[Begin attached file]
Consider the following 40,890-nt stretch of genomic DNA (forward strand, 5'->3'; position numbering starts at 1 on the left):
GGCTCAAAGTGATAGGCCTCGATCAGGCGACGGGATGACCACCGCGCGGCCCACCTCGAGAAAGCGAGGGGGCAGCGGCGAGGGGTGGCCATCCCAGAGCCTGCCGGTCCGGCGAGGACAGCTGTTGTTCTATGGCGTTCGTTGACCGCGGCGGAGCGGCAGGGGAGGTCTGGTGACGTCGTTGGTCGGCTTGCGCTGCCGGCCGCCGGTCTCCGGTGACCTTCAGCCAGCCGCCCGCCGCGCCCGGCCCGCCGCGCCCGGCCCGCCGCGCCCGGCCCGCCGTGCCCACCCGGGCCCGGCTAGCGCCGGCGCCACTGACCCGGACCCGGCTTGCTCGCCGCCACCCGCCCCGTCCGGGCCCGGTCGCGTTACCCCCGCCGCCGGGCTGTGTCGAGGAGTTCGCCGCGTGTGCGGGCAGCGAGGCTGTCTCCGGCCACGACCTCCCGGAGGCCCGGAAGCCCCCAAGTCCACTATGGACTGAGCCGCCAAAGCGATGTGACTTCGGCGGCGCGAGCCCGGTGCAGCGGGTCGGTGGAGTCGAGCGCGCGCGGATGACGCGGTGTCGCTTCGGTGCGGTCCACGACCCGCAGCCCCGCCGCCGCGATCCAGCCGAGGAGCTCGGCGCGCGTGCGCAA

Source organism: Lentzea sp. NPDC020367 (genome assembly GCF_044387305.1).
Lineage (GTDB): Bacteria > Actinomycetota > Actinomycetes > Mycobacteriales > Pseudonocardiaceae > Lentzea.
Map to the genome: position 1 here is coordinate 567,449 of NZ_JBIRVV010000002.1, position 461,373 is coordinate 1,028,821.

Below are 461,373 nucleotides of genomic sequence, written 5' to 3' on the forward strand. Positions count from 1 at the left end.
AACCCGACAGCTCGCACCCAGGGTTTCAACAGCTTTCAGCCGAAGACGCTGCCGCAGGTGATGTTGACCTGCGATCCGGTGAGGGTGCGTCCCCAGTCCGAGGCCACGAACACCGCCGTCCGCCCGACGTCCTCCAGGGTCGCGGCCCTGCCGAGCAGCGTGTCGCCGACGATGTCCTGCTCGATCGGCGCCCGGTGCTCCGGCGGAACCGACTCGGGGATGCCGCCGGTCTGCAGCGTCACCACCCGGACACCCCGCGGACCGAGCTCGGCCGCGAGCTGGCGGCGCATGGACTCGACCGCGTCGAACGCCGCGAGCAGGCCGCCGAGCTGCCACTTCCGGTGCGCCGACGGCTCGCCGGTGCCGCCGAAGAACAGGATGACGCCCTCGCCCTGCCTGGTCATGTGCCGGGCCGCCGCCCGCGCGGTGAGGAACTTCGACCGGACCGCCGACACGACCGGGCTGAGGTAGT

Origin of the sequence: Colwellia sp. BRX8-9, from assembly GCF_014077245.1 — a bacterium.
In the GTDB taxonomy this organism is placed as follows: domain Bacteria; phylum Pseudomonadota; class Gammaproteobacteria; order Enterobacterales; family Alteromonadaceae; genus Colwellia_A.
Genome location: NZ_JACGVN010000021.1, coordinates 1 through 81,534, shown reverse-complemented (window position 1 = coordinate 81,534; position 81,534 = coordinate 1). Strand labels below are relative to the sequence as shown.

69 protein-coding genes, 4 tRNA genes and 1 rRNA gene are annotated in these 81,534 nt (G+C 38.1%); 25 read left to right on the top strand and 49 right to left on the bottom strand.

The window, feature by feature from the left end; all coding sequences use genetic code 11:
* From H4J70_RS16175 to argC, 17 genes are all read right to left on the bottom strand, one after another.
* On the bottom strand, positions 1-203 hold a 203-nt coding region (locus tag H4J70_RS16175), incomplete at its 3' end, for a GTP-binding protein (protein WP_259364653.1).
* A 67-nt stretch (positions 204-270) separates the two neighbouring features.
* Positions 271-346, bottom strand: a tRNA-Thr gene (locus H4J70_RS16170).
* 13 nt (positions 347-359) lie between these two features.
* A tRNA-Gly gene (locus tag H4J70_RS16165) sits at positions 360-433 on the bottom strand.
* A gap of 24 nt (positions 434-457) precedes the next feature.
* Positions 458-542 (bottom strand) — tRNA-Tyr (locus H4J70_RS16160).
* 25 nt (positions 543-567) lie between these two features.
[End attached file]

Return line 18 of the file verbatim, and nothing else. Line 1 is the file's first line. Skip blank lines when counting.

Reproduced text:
* A tRNA-Gly gene (locus tag H4J70_RS16165) sits at positions 360-433 on the bottom strand.